A: Oh, heavens. Yeah. The odd thing about these people is, normally when I write something that people disagree with they write letters to the editor or they write a responding op-ed piece. These people simply set out to try and get my editors to not publish my columns. Now I don’t blame them, because I think if my arguments were as shaky as theirs are, I wouldn’t want to engage in argument either.

That is George Will getting a proverbial blowjob from some hack journalist. It is in response to an article he wrote about global warming where he just flat out made stuff up. Carl Zimmer wrote about the errors Will made in his piece, exposing the fraud for what he is. The rest of the blogging community did roughly the same (though certaintly not with the same talent level of Zimmer). Here’s the jist.

To recap: George Will wrote a column in which he tried to downplay the evidence that global warming has already affected the Earth, and that it will have bigger impacts in the future. Various bloggers have pointed out examples where Will misrepresented scientific studies in this column. The most glaring one was this: “According to the University of Illinois’ Arctic Climate Research Center, global sea ice levels now equal those of 1979.”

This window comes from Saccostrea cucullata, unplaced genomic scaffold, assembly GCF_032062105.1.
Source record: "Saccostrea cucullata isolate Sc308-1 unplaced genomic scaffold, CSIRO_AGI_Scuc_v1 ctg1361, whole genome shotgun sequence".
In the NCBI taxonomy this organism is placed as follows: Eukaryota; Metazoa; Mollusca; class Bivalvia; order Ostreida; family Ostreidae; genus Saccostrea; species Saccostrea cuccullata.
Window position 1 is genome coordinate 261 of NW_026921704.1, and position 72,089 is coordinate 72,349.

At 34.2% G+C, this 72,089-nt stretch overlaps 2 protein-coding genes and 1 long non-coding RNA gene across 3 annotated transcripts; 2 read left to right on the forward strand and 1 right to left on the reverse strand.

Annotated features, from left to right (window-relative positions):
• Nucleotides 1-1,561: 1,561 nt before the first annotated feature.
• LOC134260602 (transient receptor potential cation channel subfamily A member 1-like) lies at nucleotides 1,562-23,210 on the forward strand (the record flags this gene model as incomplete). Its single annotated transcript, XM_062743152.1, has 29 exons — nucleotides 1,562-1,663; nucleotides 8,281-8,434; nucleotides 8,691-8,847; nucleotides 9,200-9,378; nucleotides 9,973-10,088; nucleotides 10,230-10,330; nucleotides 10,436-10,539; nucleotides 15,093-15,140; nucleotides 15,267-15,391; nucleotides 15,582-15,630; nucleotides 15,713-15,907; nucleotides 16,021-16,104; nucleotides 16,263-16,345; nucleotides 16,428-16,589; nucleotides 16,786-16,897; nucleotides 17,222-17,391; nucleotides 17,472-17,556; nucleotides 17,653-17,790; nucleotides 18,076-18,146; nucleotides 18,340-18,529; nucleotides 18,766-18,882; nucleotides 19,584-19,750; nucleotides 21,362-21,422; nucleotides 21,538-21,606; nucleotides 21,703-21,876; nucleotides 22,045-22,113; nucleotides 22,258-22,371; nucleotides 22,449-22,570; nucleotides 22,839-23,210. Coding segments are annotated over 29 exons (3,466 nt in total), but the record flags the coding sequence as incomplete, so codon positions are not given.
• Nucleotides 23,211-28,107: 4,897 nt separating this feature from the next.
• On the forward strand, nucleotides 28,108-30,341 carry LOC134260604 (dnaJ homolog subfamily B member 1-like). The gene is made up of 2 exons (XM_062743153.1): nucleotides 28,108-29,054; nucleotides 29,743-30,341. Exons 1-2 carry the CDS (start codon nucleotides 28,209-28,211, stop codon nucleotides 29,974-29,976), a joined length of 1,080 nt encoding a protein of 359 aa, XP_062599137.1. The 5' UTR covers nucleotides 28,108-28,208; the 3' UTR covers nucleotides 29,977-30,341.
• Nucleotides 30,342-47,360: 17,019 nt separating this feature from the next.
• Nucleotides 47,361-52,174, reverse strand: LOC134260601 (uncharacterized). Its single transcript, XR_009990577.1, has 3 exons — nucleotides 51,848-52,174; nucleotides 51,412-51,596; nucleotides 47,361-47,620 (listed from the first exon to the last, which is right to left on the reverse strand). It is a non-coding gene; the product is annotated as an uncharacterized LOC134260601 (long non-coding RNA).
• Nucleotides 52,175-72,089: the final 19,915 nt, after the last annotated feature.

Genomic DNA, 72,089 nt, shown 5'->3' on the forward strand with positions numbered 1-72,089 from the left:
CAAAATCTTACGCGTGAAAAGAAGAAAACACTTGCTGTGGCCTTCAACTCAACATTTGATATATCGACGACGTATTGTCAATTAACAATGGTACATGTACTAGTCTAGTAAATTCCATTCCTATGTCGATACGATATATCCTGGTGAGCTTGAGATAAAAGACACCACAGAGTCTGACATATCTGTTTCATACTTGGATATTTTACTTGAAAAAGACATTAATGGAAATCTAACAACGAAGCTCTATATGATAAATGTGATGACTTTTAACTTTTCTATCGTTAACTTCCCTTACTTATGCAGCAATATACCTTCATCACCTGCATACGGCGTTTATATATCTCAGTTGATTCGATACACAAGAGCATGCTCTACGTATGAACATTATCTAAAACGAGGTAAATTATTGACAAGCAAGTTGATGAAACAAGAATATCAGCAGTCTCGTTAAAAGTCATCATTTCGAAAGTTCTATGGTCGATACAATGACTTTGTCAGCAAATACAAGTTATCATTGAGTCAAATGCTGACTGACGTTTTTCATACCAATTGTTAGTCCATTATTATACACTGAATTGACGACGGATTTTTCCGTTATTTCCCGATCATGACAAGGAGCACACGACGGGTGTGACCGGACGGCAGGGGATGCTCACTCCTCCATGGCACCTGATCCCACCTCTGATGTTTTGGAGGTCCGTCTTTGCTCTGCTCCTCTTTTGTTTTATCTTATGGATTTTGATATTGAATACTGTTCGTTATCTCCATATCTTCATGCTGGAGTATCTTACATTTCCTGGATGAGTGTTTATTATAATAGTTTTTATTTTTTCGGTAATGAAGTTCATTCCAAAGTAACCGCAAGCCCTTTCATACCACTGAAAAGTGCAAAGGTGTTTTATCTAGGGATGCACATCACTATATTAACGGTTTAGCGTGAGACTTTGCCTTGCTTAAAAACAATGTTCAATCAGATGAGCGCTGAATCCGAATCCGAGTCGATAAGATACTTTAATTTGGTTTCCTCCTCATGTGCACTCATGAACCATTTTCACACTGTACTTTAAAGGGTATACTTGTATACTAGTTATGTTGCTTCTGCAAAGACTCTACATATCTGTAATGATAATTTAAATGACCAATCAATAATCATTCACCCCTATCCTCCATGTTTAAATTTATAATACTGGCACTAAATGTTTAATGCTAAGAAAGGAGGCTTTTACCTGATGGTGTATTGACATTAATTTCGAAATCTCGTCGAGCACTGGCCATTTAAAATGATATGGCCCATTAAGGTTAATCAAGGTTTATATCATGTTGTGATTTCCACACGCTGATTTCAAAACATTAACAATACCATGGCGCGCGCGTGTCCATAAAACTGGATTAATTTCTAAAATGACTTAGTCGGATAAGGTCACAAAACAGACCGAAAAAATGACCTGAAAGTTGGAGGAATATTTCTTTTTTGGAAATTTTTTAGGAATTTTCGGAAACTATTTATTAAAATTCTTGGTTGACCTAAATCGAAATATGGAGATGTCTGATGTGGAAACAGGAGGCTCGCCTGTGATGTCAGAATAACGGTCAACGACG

The Research Center put a statement on their site explaining that Will was wrong. On February 15, the day Will wrote his column, there was substantially less ice than on February 15, 1979: the area of Texas, California, and Oklahoma combined.

Zimmer goes on to explain that comparing one specific day to another specific day is erroneous. It is not how climate is measured – that’s how weather is done. Anyone who isn’t functionally retarded knows there’s a significant difference. Will did not recognize the difference. We’re left to connect the dots.

Of course, now some journalist with a hard-on for Will is giving him an opportunity to reply to his critics. We’ve seen his dumb rhetoric above. How about a little meat?